Students will experience the difference between performing dance for film and performing dance live.

How does it feel to perform when you are filming?
How is performing for the camera different than performing live?

Curriculum Expectations

Learning Goals

A1. The Creative Process: use the creative process, the elements of dance (body, space, time, energy and relationship), and a variety of sources to develop movement vocabulary.

A2. Choreography and Composition: combine the elements of dance in a variety of ways in composing individual and ensemble dance creations.

A4. Performance: apply dance presentation skills in a variety of contexts and performances.

B1. Critical Analysis Process: use the critical analysis process to reflect on and evaluate their own and others' dance works and activities.

B3. Continuing Engagement: demonstrate an understanding of the purpose and possibilities of continuing engagement in dance arts.

Learning Goals
(Unpacked Expectations)

At the end of this lesson, students will be able to:

  • revise their dance pieces based on peer feedback
  • film and edit their dance pieces

Instructional Components

Readiness

Students should have completed their storyboards.

Students should have all the materials that they need to create their dance film with them (costumes, music , etc.).

Terminology

Think/Pair/Share
Three stars and a wish

Materials

Storyboards
Video cameras

BLMs
BLM #3 Rubric

 

Approximately 10 minutes

Minds On

Pause and Ponder

Individual/Pairs/Whole Class > Think/Pair/Share

Using Think/Pair/Share review presentation skills. Prompt: What makes a good performance?  What do they like about their favorite performers?
Assessment for Learning (AfL)

Use the responses in think/pair/share as a diagnostic tool of students understanding of performance skills.
Observe as students are preparing their work for filming.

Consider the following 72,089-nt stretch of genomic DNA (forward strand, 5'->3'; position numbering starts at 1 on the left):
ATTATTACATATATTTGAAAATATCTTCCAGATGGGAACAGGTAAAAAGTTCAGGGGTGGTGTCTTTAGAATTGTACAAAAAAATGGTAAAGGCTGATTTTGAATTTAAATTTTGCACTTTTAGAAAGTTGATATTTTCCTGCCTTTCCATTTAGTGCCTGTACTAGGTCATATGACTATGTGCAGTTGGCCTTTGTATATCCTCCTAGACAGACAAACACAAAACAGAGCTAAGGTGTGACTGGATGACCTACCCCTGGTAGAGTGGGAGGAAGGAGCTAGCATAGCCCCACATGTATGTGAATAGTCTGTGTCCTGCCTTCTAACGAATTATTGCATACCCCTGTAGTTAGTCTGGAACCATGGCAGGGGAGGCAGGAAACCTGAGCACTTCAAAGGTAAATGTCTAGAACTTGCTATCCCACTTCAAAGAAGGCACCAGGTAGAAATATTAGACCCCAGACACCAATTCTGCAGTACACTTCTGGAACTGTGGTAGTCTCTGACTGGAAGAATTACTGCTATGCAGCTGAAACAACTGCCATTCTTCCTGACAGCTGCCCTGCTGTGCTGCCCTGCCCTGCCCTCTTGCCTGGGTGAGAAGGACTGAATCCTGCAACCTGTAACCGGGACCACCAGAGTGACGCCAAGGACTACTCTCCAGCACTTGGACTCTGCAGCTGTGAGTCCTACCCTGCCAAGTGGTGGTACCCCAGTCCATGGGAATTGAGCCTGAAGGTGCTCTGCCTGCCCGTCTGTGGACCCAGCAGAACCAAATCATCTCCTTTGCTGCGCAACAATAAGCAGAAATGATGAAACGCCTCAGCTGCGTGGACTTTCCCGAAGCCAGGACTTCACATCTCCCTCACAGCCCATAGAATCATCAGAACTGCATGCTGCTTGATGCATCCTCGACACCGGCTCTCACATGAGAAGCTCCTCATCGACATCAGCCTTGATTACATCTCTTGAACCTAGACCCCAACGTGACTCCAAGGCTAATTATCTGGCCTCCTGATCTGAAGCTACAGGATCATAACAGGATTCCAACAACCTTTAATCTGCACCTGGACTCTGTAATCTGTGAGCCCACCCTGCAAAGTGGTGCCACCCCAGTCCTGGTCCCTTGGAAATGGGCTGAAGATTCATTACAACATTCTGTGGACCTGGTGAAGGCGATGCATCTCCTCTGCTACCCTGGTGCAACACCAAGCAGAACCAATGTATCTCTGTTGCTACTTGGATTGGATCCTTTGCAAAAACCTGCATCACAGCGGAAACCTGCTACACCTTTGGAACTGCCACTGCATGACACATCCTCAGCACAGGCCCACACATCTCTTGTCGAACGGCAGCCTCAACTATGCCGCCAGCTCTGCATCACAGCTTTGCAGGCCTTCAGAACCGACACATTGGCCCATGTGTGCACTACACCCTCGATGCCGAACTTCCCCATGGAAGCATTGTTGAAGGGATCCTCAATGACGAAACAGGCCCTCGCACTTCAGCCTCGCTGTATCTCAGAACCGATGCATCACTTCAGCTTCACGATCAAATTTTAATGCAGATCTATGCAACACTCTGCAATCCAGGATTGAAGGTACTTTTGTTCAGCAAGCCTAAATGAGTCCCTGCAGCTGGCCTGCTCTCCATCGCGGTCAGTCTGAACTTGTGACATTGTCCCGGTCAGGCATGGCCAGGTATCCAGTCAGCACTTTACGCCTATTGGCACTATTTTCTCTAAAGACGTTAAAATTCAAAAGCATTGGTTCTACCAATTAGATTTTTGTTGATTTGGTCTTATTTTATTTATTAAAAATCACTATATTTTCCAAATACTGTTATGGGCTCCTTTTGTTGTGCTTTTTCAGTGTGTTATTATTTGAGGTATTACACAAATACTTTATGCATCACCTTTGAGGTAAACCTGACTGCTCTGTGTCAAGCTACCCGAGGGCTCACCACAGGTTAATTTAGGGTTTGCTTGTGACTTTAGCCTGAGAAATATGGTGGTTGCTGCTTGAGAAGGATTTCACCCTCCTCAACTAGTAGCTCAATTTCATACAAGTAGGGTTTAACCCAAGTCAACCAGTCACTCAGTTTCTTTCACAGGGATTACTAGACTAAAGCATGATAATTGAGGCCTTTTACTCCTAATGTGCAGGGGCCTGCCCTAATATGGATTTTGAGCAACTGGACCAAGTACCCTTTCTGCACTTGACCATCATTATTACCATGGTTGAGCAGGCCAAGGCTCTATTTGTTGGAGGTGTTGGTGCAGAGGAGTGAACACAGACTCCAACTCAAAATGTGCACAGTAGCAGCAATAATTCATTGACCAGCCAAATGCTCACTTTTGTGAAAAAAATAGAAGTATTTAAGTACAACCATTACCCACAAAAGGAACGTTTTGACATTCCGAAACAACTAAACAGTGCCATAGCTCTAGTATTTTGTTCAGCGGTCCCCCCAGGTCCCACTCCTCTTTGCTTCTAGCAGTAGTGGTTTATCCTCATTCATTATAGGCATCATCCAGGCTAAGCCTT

Assessment as Learning (AaL)

Peer feedback "Three stars and a wish."
Students can use BLM #3 Rubric to self evaluate their films.

Assessment of Learning(AoL)

Evaluate the Dance Films and/or Storyboard presentation using BLM #3 Rubric

Differentiation (DI)

Students can present in smaller groups before presenting in the larger groups to help build confidence.

Quick Tip

If the students are struggling to give feedback you can give the first feedback. Modelling the vocabulary and tone that should be used by the students.

Link and Layer

Link the methods of giving feedback to earlier lessons and the concept of creating a safe and supportive working atmosphere.

Approximately 200 minutes

Action!

Small Group > Rehearsal

Give groups time to rehearse for filming. They should be focusing on the ideas from the Minds On activity while rehearsing. 

Whole Class > Sharing Works in Progress

Have each group present two -three movement sequences to the class. Have the class give verbal feedback on the performance skills using "three stars and a wish" strategy. Student responses must identify three things that went well (stars), and make one wish (area for improvement). Students are not allowed to use names in this exercise. Have students go back to their groups and continue to rehearse, keeping in mind the feedback that they received.

Small Group > Filming

Give students time to film their dance films. They will use movie maker, imovie or a similar program to edit their films. Circulate and side coach as necessary.

Approximately 70 minutes

Consolidation

Whole Class > Sharing Dance Films

After rehearsal and filming, students will present their films. If the school does not have the equipment or if there is no time to film the works, then the students will present their dance pieces and storyboards to the class. In this case the presentation of the storyboard will need to be well rehearsed as they will need to perform the choreography and explain how it would be filmed according to the groups storyboard.